Flammkuchen elsässisch


Ich bin manchmal etwas begriffstutzig, speziell wenn es um Teig geht. Es ist nicht mein großes Thema, obwohl ich natürlich weiß, daß es die Palette an Speisen stark erweitern kann.

Aber über die Jahre hab ich mir immer wieder einen speziellen Teig vorgenommen und meistens festgestellt, daß es doch nicht so schwer war.

Nachdem vor ein paar Wochen ein „Flammkuchen“ mit Hefeteig sehr pizzamäßig daherkam, wollte ich es zumindest noch einmal versuchen. Auf youtube fand ich einen Beitrag von einem der Köche des „Kochduells“ (lang, lang ist’s her 🙂 ) , Carsten Dohrs. Der hat das richtig gut erklärt. Dazu kam, daß seine Mengenangaben mit denen zweier anderer Rezepte übereinstimmte. Immer ein gutes Zeichen.

Lange Rede, kurzer Sinn: Der Teig kam sehr schnell zusammen, die Kniffe von Herrn Dohrs halfen, und in 20 Minuten (ohne Ruhezeit) konnte ich den Teig belegen.

Der Flammkuchen schmeckte, wie ich ihn aus dem Elsaß kenne. Ich bin sehr zufrieden!

Der Teig:

250g Mehl

125 g Wasser

2-3 El Öl

1 Tl Salz

In einer Küchenmaschine kneten, bis der Teig eine Kugel bildet. In Folie einschlagen, eine halbe Stunde im Kühlschrank ruhen lassen. Mit etwas Mehl verkneten und mit dem Handballen durchwalken. Man merkt, wenn der Teig sich anfängt zu entspannen. Dann ausrollen und belegen.

Der Teig reicht für zwei normalgroße Pizzableche.

Für den Belag nahm ich 4 kleinere rote Zwiebel, 60 g Speckstreifen und 100 g Creme Fraiche.

 

Sometimes I’m a little slow when it comes to dough. Its not my favourite subject, even though I realize it could expand my palette of foods. But, I’ve experimented with different doughs through the years to find out they weren’t that hard to make after all.

After having attempted to make a „Flammkuchen“, an Alsatian specialty using a yeasty pizza-dough, which was less than satisfying, I at least wanted to give it another try. This time I googled a few recipes without yeast, found a few I trusted, and watched a youtube video featuring a cook I remember from a German cooking show from ages ago. But the video was great!

The dough consisted of:

250g flour

125 g water

2-3 Tbs oil

1 Tsp salt

Use a mixer with a kneading hook and knead until the dough forms a ball. Wrap in foil and let rest in the fridge for half an hour. Before you roll the dough, knead it with the back of your hand, using a little bit of flour to adjust the moisture. You will feel the dough relaxing after a few minutes and can start rolling it. The traditional shape is a longish rectangle, but I had nothing to bake it in, so I used my pizza pan.

The classic „Flammkuchen“ (which means flame-cake in German) uses Creme fraiche or heavy sour cream as the topping, spread generously, followed by onion rings or red onion rings and finished with  fatter bacon bits. These are not the skinny kind and you might have to find a larger piece to cut them from. They are still juicy when you bite into them with just a little bit of crispness. In earlier times, „Flammkuchen“ was used as a means to test a baker’s oven to see if the temperature was right for baking bread. The crust of the flammkuchen was so thin you could see within 3-4 minutes how hot the oven was. Hence the name.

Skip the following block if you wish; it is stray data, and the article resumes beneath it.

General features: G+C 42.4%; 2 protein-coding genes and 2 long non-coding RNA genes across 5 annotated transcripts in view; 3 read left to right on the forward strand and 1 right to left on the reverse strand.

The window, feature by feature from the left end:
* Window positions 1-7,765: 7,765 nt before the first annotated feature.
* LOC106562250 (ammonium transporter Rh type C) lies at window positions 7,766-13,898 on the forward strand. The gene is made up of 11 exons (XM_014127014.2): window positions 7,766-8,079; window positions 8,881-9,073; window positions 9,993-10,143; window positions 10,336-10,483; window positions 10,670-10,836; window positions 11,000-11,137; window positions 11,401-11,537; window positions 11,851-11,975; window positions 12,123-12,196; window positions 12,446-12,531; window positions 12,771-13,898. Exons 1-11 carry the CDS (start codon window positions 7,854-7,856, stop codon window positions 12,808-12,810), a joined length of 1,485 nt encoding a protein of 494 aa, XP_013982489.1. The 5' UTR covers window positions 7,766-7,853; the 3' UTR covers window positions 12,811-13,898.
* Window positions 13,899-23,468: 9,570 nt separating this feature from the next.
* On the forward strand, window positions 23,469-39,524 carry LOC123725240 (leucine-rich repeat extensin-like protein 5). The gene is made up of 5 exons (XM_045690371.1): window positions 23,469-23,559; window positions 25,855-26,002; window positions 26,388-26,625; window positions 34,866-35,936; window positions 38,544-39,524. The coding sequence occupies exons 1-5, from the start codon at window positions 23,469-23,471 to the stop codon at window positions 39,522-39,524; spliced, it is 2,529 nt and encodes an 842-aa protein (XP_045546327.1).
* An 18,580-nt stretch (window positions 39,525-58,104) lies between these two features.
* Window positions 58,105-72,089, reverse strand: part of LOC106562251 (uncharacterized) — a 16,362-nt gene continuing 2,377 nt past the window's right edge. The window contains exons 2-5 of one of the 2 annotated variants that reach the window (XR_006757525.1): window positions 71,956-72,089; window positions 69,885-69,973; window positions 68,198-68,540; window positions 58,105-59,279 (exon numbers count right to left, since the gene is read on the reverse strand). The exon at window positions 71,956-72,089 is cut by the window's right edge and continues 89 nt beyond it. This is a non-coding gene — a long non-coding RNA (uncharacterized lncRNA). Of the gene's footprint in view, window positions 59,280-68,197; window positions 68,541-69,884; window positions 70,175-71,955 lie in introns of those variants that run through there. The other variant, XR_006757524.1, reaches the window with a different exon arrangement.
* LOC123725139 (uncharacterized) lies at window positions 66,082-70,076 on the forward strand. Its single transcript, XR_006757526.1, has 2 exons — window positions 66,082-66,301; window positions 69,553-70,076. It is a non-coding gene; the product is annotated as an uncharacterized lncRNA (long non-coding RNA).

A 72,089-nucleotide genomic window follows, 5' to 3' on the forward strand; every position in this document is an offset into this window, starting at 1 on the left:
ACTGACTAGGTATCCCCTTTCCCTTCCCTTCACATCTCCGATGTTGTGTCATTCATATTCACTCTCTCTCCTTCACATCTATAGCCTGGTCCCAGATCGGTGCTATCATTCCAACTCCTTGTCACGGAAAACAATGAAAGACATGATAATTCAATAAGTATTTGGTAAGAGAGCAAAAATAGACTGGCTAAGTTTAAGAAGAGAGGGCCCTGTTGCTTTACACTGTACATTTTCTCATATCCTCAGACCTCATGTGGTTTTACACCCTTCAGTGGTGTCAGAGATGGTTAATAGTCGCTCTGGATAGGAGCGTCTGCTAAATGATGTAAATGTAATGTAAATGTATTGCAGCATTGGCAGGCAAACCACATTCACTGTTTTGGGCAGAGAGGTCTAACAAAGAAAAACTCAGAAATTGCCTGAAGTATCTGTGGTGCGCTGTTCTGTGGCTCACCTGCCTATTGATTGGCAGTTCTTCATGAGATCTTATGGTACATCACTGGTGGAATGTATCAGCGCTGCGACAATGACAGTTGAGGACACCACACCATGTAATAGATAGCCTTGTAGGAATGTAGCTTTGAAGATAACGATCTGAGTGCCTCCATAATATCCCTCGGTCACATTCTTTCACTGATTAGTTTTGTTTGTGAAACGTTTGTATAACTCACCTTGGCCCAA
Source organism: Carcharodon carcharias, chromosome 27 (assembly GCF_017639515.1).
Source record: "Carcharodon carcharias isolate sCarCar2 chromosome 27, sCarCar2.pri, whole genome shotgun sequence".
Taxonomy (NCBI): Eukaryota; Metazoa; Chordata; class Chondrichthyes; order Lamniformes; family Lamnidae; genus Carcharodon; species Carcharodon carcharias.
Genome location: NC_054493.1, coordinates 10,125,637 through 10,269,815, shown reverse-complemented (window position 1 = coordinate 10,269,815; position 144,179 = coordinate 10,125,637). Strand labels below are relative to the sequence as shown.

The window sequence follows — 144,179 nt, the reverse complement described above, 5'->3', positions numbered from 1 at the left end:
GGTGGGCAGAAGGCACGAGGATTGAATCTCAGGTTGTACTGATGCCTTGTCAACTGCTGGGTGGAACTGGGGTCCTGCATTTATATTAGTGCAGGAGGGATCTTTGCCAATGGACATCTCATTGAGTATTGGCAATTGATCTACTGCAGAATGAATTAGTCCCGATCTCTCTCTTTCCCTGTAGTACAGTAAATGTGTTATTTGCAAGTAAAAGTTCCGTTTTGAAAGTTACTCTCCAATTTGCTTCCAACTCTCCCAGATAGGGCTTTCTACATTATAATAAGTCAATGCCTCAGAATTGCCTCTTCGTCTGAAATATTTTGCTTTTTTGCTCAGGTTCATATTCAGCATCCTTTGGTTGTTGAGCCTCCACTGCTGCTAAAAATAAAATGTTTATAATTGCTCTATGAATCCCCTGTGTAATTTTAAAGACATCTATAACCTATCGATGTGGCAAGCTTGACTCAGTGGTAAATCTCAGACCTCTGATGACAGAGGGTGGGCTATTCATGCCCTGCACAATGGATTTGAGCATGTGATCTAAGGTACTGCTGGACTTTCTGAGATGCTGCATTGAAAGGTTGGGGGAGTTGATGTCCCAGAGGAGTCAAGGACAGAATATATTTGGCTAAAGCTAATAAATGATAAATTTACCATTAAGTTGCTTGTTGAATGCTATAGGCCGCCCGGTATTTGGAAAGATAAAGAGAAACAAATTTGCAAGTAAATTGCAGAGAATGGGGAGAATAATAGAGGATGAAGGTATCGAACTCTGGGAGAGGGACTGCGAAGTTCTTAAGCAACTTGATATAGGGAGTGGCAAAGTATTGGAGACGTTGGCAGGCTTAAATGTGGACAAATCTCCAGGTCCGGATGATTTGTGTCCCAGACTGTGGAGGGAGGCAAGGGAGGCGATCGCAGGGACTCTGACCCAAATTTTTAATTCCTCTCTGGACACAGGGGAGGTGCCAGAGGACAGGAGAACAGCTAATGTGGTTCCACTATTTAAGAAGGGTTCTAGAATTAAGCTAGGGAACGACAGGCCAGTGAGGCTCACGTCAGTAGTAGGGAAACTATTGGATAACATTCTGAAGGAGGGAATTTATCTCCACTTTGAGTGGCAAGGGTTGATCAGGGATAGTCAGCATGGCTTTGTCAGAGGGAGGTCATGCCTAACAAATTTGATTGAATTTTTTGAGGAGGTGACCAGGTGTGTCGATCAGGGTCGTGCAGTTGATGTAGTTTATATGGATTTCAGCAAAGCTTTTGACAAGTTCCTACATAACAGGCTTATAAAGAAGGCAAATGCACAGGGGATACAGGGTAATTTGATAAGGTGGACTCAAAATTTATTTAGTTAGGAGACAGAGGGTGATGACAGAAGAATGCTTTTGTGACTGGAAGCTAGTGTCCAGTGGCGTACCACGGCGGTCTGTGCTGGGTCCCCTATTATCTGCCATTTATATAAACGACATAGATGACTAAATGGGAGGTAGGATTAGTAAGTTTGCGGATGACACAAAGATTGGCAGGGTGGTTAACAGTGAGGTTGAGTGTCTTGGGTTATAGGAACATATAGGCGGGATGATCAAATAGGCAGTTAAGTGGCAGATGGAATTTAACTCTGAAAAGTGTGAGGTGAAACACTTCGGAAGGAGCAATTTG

It is a rich affair, but very delicious! Variations include a fig slice, goat cheese and rocket concoction that is good (add the rocket after it comes out of the oven and watch it wilt), as well as a dessert variant with cinnamon sugar, but most afficionados would warn not to overload it with too many ingredients. In this case, less is more 🙂

 

Flammkuchen echt 1

 

Flammkuchen echt 3

 

Flammkuchen echt 4

Potato- and Pumpkinchips


These are simple chips, deep fried and seasoned with paprika and curry, respectively. I used my trusty mandolin to cut them uniformly and used a small Le Creuset pot with about an inch of peanut oil to deep-fry them.
I cut a few potatoes and a butternut squash into thin slices with the help of a mandolin, a professional french kitchen device much like a sophisticated grater or slicer. I made a great deal more than I needed and wound up frying a bunch ok tasty spuds and gourds.
I found that the potatoes turned out great, like regular chips, crispy, spicy and salty.
The butternut started out big, but they shrank a lot during frying. The biggest problem was to maintaín heat  for other cooking procedures. What happened was that the deep-fried butternut chips were  very greasy and had to be de-greased. Other than that, they were on uncommon occurrence, and pleasing to the eye…
The potato chips turned out just like their professional counterparts-crispy and all that and were dusted with real hungarian paprika and Himalaya salt!

The butternut chips shrank about 1/3 in size and turned a dark shade of brown, but they still tasted good with a sprinkling of Madras curry and Himalaya salt. They are too dark for my taste and therefore I will try to make them in the oven instead of the the deep-fryer (or just in hot oil).
I’ll keep you posted on the results, since these new chips would likely be much more low-calorie than the alternative…